Once a building is modeled in ArchiCAD, the user can automatically pump out 2-D CAD-compatible 2D floor plans, elevations, sections and orthographic projections for the builders. “The drawings are automatic and five times faster than 2-D CAD, which is becoming a white elephant. ArchiCAD is hands down faster than 2-D CAD and easier. For this particular home, ArchiCAD was mandatory to make any sense out of what we were envisioning. As a result, our dream home has come true”.

Cite: Graphisoft, Graphisoft. "Using BIM to design a ‘Net Zero’ home" 08 Feb 2011. ArchDaily. Accessed 23 Aug 2014. <http://www.archdaily.com/?p=108482>

19 comments

  1. Thumb up Thumb down 0

    “We could go completely off the grid,” Zona explains, “but batteries are not yet efficient enough to economically store solar-based electricity.”

    So its not NET ZERO then? just wondering…

    • Thumb up Thumb down 0

      It’s a net zero. Net Zero homes produce more power than they consume.

      Read the paragraph above the quote…

      “As a net zero home, the Zona property consumes no more power than it produces. The greenhouse carries solar photovoltaic panels that can produce 6.5 kwH. “

      • Thumb up Thumb down 0

        That’s an off the grid house, a bit more daring than net zero. Either way, I hope this trend catches on. We use way too much power.

  2. Thumb up Thumb down +1

    So love the three SUV’s in the second shot…
    [wishful thinking]Maybe they’re just the contractor’s[/wishful thinking]

    • Thumb up Thumb down 0

      considering the house under construction in the background, the suv being the contractor’s isn’t really wishful thinking.. prius-es cant fit construction drawings, much less excess lumber

  3. Thumb up Thumb down 0

    Rich,

    The two comments below seem to contradict for sure…

    It’s a net zero. Net Zero homes produce more power than they consume.

    “We could go completely off the grid,” Zona explains, “but batteries are not yet efficient enough to economically store solar-based electricity.”

    Are they not consuming grid energy ???? I guess over the long run they will give some back and thus consider it net zero?

    To me NET Zero should mean if it does not… YOu cannot take energy from the grid… Or rather the big hoopla should be about the house that doesnt take from the grid!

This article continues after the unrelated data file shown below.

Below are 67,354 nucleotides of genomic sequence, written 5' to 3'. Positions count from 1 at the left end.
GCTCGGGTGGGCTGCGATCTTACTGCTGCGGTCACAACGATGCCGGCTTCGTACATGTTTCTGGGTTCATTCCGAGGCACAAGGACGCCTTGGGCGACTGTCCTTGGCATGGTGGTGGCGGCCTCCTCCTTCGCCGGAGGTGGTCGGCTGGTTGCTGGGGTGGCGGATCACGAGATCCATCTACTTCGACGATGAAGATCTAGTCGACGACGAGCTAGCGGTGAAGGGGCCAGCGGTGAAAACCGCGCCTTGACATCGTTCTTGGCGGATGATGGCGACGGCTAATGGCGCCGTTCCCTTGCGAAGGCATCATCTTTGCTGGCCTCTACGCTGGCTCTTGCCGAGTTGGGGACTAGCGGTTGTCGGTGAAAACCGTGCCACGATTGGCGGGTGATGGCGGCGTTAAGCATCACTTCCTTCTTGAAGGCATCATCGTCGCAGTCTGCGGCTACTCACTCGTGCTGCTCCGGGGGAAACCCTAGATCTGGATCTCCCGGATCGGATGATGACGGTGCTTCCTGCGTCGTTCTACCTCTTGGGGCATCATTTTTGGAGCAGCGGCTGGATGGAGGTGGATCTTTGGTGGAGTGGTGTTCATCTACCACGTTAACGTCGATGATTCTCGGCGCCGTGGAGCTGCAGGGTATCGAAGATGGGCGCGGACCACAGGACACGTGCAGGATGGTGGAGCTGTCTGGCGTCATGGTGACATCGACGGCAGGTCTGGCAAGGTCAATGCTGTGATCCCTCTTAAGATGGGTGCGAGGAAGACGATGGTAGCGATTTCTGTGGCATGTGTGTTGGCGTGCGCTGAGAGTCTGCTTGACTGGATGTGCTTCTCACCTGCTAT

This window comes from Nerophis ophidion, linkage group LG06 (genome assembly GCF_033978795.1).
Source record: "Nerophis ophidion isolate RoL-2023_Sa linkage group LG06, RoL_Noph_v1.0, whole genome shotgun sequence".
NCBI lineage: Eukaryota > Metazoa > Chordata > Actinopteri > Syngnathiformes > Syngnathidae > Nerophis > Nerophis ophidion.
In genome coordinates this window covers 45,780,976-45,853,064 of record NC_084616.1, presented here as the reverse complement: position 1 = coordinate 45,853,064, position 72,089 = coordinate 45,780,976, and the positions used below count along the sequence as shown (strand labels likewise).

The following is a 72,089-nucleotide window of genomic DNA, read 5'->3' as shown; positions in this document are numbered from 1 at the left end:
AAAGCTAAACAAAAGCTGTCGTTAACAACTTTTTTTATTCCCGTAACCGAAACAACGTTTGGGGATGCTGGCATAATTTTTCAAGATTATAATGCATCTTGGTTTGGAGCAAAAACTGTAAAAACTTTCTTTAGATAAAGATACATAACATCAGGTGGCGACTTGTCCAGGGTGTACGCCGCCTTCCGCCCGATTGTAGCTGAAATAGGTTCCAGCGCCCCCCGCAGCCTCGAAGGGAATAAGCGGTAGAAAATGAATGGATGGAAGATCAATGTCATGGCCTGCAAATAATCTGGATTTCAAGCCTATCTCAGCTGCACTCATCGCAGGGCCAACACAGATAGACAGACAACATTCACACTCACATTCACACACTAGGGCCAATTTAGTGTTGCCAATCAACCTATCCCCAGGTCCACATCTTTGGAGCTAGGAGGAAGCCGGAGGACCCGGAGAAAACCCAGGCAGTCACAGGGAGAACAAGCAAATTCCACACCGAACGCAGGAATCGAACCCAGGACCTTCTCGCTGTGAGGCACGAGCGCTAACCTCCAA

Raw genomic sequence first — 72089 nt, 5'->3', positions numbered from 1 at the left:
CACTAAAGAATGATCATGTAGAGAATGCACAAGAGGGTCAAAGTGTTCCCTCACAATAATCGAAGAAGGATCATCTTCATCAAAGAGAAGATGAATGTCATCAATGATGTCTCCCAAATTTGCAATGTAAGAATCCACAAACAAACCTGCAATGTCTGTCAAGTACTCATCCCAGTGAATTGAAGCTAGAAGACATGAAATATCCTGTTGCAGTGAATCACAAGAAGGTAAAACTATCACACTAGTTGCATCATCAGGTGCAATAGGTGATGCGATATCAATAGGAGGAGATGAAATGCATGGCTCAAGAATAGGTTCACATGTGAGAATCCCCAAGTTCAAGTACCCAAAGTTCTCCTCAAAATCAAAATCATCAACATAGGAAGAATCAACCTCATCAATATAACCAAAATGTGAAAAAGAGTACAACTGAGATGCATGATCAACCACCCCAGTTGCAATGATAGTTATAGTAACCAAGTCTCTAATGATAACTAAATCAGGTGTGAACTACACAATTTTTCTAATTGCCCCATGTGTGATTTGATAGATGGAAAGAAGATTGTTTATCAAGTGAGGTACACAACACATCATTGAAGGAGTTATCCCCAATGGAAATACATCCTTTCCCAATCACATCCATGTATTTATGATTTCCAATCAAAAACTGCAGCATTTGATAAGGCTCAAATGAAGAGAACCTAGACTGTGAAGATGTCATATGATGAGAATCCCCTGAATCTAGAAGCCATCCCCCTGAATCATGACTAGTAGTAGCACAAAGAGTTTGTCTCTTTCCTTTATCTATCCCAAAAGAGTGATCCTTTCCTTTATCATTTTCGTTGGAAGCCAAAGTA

• Thumb up Thumb down 0

      That’s an off the grid house, a bit more daring than net zero. Either way, I hope this trend catches on. We use way too much power.

  4. Thumb up Thumb down 0

    The batteries would be used to sustain the house through the night. The house still has to be on the grid during this time because the batteries are not good enough and then the solar panels would put the energy back into the grid during the day when the occupants are at work.

    • Thumb up Thumb down 0

      Thanks for the description. That helps. Too bad bout the batteries though….. hopefully soon.

  5. Thumb up Thumb down 0

    I hope to never hear the phrase “Using BIM to design” again as long as I live. You used BIM as a tool to draw, not to design, unless you want to promote soul-less architecture.

    Is the art of ‘proper’ design where architects convey spacial awareness with a pen and in their mind gone? Are we now at the stage where if a computer program doesn’t show someone a “great” space then they aren’t convinced they can deliver one?

    I don’t mean to go on a rant, the house is ok and I appreciate that it takes some guts to have your work critiqued on the internet. My point is about the role of BIM and the decline of old-fashioned design skills in general.

    • Thumb up Thumb down 0

      this argument works for speaking about students of architecture design studios, but in the real world, i cant help but see the positives that BIM presents to us architects

  6. Thumb up Thumb down 0

    200 years from now some new technology will come along and people will feel the same nostalgia for BIM as you feel with pen and pencil. BIM will be the future’s “good old fashioned design skills” of which you speak. If we never evolved, we would still be finger painting on cave walls.

  7. Thumb up Thumb down 0

    Yeah, “Net zeros” are no different then “off the grids”, I say net zeros are better because it provides a means of economic payback when considering the life-cycle costing of maintenance etc. i.e. Monetary gains from supplying energy to public power grids.

  8. Thumb up Thumb down 0

    EL PROYECTO DE TALLER 3 DEL CHITO!!!!!!………NO SE PUEDE TRABAJAR CON LA VENTANA ABIERTA CHITO.